Consultation with or referral to a dermatologist, allergist, immunologist, or rheumatologist may be appropriate in selected cases, particularly in cases of complicated, recurrent, refractory, severe, or chronic urticaria. Dermatology referral is mandatory if urticarial vasculitis is suspected.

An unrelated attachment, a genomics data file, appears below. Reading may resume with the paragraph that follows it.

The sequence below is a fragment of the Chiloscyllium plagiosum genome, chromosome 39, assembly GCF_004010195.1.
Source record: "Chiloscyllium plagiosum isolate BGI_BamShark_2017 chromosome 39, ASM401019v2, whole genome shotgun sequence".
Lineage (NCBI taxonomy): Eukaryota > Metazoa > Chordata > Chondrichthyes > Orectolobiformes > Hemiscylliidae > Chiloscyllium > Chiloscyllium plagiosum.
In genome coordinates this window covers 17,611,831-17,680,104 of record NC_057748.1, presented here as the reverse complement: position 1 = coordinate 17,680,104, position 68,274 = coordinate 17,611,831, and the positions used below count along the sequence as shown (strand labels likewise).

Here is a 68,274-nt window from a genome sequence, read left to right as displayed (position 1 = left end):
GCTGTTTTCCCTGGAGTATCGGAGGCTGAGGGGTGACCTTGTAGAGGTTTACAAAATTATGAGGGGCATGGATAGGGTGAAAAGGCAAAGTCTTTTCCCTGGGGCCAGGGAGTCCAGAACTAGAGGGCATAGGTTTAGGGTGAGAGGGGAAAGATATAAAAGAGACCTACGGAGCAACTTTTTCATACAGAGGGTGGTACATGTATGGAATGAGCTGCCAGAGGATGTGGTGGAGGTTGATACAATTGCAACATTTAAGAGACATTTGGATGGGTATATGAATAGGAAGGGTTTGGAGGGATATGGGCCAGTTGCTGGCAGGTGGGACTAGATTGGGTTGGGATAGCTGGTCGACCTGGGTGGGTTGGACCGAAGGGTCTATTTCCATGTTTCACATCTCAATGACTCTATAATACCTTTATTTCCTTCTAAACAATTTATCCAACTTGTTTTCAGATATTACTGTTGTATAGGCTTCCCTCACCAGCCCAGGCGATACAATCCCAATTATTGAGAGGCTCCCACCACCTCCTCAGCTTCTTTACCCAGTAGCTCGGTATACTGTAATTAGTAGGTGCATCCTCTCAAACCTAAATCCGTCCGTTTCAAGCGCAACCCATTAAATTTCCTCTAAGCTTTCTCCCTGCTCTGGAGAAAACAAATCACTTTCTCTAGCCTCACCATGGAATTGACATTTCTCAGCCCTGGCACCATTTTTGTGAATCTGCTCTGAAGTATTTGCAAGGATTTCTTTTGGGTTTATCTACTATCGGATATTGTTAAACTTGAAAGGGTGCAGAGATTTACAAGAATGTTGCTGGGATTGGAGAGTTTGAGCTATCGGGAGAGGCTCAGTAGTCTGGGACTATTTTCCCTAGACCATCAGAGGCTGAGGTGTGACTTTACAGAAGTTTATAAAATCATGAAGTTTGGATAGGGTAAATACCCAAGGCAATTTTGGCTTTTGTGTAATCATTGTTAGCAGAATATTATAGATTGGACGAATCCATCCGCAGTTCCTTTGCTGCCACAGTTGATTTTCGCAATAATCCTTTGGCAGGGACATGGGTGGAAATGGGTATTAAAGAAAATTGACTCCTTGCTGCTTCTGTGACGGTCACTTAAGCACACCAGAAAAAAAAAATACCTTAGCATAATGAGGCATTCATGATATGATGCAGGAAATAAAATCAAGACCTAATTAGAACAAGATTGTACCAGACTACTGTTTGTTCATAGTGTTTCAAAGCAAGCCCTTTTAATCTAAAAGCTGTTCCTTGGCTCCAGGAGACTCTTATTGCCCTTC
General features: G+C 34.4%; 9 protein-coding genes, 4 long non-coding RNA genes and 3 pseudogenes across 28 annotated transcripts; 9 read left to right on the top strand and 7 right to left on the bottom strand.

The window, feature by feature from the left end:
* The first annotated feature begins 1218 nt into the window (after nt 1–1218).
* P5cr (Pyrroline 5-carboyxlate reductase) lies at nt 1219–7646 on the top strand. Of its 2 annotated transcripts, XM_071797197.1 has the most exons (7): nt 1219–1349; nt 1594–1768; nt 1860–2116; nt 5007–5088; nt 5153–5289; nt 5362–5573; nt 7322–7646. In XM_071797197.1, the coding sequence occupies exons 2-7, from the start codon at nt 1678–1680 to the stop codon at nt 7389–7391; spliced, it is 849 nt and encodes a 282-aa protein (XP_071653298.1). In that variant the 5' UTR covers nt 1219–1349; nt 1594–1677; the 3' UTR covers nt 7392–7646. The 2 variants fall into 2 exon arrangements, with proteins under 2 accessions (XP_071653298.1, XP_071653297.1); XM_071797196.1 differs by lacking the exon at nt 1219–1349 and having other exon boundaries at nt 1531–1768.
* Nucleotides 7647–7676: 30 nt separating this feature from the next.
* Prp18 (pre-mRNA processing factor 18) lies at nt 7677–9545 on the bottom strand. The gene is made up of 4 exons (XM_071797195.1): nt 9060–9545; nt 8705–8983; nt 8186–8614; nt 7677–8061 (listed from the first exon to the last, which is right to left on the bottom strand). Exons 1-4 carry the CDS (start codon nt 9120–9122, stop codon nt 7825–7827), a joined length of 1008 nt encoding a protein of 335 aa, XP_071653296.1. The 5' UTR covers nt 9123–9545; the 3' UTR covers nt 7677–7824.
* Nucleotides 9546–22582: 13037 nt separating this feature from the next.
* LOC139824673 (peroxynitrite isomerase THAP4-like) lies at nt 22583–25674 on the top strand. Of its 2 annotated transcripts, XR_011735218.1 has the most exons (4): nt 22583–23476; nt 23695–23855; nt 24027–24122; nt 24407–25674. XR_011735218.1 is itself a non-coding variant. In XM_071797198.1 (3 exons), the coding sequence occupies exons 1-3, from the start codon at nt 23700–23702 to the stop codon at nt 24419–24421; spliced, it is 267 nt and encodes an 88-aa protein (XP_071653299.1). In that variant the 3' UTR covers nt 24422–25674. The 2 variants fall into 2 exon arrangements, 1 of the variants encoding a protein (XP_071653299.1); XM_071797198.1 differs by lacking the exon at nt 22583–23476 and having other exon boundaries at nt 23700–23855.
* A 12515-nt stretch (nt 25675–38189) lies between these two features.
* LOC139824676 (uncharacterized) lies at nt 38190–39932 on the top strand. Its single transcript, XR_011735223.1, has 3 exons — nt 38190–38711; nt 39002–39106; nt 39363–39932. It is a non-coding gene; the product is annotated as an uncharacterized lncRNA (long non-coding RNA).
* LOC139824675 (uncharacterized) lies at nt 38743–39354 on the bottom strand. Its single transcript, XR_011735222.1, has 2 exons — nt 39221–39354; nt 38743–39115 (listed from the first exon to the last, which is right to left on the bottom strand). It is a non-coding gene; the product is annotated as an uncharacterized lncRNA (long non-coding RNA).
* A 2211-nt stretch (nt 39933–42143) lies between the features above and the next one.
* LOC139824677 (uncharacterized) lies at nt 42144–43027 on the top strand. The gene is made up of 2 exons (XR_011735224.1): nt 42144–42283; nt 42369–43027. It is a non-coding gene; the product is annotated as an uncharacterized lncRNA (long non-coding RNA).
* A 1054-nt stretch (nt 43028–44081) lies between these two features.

In a small percentage of patients with chronic urticaria, perhaps about 2% [71], there is an underlying small vessel vasculitis. It is important to diagnose these patients because they may have an associated systemic illness which can lead to severe complications and because the treatment of urticarial vasculitis differs from that of ordinary chronic urticaria. Clinically, the lesions of urticarial vasculitis are longer-lasting (3–7 days) than those of ordinary chronic urticaria. They are often painful or ‘burning’ and they may leave residual bruising or hyperpigmentation of the skin. Approximately 40% of patients with urticarial vasculitis will have associated angioedema. Urticarial vasculitis may occur at any age, but the median age of incidence is 43 years. Women are affected twice as often as men. Two categories of urticarial vasculitis are recognized – hypocomplementaemic and normocomplementaemic [72]. Patients with hypocomplementaemic urticarial vasculitis syndrome (HUVS) are more likely to have an associated connective tissue disease and systemic symptoms than patients with normal complement levels [73] and may have IgG antibodies to the collagen-like domain of C1q [74]. There may be associated fever, arthralgia (50%), gastrointestinal involvement with abdominal pain, nausea, vomiting and diarrhoea (20%); pulmonary disease with dyspnoea or pulmonary effusions (20%); and glomerulonephritis with haematuria and proteinuria (5–10%). Progressive renal disease is rare, unless the urticarial vasculitis is associated with SLE. Other rare manifestations include eye involvement, lymphadenopathy, splenomegaly and pericardial effusions.